Fulfilling a Dream!
Friday, April 01, 2016
Erika Gibson, DVM, DACVIM (Neurology)
Garden State Veterinary Specialists
Growing up in a high-rise in New York City, I was limited in the pets I was allowed to have. We always had a cat, but that did not stop me from asking for a horse. We lived just blocks from the now gone Claremont Stables and Riding Academy located in a multi-story brick building that used ramps and a freight elevator to move horses from floor to floor. From there, one could rent horses and ride over to the bridal path in Central Park.
Like many veterinarians, I knew I wanted to dedicate my life to helping animals from a very young age. In fact, when I learned what the word for an animal doctor was, at the age of three, “veterinarian” was my unwavering answer to the question “and what do you want to be when you grow up?”
In high school biology class, I learned about a railroad worker who lost most of the frontal lobe of his brain during a work accident. He survived the injury, but his personality became dramatically different. How fascinating, I thought, that damage to one small portion of the brain could cause such a profound change in behavior. And just like that, I had my career path set- I’d become a veterinary neurologist!
After high school, I attended Duke University, majoring in biology with a focus in neuroscience. I worked in labs that researched learning and memory and even got to study brain specimens during my independent study at the Bryan Alzheimer’s Disease Research Center.
After college, I worked in a small animal veterinary hospital as a technician, and shadowed an equine veterinarian. I attended Tuskegee University School of Veterinary Medicine in Alabama where I formally began my veterinary education. During summer breaks, I participated in a wide variety of experiences ranging from pre-auction exams on cows and horses in Texas to performing lab research in Colorado for the CDC. During an internship at Michigan State University, I met my mentor, Dr. Charles Lowrie, one of the first veterinary neurologists in the country. From there, I worked as a general practitioner at County Animal Clinic in Yonkers, NY.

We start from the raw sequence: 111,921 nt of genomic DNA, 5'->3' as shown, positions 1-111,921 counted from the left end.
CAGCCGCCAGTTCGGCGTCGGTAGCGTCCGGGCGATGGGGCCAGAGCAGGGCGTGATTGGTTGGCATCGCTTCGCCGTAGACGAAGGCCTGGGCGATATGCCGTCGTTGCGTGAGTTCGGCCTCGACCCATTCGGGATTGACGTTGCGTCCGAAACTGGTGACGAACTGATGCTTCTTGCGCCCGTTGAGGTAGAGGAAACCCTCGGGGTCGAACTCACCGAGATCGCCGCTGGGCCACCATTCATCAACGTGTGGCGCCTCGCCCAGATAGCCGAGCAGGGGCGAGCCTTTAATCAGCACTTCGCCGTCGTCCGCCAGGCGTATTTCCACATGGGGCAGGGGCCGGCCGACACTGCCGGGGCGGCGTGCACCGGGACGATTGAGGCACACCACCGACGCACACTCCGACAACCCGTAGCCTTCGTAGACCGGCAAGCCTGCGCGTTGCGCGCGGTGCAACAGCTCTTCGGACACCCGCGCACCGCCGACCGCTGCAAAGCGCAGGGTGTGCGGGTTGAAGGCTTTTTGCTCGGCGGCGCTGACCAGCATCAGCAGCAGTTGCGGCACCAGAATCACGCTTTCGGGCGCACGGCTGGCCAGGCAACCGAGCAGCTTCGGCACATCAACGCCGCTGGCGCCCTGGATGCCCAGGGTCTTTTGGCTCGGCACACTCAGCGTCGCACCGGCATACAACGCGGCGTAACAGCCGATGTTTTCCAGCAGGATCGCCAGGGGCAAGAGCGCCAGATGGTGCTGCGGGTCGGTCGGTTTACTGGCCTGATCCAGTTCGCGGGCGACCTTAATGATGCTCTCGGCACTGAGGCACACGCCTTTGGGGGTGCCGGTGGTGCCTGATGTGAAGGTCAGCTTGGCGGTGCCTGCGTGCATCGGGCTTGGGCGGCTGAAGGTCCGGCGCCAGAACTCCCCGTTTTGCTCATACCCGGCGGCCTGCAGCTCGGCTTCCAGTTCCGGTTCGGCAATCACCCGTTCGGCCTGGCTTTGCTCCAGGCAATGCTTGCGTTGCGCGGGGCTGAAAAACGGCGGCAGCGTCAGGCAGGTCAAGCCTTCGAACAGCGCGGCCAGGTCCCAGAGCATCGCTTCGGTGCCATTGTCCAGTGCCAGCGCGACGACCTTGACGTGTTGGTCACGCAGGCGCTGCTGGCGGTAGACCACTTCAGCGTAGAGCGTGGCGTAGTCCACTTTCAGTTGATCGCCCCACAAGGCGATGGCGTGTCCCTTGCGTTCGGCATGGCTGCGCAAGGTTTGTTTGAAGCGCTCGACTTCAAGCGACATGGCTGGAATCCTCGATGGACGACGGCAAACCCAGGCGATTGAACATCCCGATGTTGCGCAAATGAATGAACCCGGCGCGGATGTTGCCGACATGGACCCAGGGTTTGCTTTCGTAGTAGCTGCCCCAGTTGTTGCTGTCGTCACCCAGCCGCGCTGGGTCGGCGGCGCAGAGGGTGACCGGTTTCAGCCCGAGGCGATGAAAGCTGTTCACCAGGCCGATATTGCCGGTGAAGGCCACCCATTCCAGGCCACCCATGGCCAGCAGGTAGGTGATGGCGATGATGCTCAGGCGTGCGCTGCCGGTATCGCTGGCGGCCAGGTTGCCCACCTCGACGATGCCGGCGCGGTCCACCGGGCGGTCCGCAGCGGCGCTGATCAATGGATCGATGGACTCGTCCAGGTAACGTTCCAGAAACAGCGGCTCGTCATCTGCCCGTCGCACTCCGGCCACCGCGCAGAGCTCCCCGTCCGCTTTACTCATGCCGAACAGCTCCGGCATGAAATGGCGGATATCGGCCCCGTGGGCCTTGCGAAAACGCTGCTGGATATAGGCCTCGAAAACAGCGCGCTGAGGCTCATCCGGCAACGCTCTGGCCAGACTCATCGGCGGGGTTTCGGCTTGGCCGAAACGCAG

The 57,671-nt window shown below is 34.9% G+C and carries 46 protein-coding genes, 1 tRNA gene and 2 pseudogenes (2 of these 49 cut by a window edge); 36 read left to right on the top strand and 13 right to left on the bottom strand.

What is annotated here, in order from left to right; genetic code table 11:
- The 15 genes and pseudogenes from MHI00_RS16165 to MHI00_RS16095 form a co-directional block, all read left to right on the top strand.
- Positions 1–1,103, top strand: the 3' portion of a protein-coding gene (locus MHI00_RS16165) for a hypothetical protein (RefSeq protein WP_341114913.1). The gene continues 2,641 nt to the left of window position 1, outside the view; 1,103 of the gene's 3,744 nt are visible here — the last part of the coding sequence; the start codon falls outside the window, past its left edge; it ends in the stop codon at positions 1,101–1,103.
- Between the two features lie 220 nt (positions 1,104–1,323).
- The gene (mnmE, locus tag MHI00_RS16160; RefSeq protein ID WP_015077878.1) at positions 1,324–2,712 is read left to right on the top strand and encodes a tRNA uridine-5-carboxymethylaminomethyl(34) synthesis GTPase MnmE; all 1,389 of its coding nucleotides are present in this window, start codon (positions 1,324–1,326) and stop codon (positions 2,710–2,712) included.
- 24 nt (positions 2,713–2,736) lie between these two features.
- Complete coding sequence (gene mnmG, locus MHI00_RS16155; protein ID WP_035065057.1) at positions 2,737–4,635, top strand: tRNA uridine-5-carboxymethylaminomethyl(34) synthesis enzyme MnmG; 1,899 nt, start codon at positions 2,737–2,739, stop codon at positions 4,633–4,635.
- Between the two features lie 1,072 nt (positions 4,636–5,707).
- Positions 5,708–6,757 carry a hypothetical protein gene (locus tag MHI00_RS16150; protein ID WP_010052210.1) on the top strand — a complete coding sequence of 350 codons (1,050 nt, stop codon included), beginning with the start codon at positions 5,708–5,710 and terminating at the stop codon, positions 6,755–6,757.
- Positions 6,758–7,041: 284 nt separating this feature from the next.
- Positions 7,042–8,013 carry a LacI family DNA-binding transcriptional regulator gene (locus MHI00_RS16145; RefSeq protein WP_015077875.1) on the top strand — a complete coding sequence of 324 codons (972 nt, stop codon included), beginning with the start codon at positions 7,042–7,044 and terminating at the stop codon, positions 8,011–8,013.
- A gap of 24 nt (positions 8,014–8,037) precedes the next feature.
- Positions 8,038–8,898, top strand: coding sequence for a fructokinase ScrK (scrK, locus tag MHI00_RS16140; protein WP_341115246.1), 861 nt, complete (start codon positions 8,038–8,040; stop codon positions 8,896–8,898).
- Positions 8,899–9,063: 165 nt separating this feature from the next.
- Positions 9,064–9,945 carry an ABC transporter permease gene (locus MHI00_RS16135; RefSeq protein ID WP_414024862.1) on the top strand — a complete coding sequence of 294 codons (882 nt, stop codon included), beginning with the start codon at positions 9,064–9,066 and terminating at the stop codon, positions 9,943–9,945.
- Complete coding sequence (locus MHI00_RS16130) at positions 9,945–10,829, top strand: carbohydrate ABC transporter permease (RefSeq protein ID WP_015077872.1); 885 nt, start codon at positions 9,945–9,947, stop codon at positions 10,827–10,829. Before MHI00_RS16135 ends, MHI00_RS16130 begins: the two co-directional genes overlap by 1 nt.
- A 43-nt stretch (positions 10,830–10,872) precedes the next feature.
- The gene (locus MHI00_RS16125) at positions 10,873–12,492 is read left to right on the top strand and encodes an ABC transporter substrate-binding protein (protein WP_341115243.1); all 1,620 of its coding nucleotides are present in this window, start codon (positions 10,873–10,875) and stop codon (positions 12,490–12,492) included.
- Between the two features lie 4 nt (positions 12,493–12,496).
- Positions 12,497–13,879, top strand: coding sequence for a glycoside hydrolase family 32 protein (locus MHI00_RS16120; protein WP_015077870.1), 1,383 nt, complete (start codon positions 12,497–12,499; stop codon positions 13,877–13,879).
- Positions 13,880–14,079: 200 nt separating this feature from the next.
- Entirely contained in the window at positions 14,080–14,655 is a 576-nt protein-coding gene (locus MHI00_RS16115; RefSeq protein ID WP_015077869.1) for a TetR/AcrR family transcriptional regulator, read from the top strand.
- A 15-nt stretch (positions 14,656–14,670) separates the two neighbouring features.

The next step on my path was a neurology residency program at the Matthew J. Ryan Veterinary Hospital of the University of Pennsylvania. It was during these years that I finally was able to study only neurology. After my residency I became a board certified neurologist at Garden State Veterinary Specialists.
Although the path to becoming a veterinary neurologist was long, and difficult at times, it was well worth it to be able to practice the profession I had dreamt about as a child. It is truly humbling to go to work each day with the purpose of helping animals with neurologic diseases. Whether it is treating a cat with seizures, or removing a ruptured disk from around a dog’s spinal cord, veterinary neurology holds something new and exciting each day. I can’t imagine a more rewarding and fulfilling career!
This article is for informational purposes only and should not be used as a substitute for the professional advice of your veterinarian.
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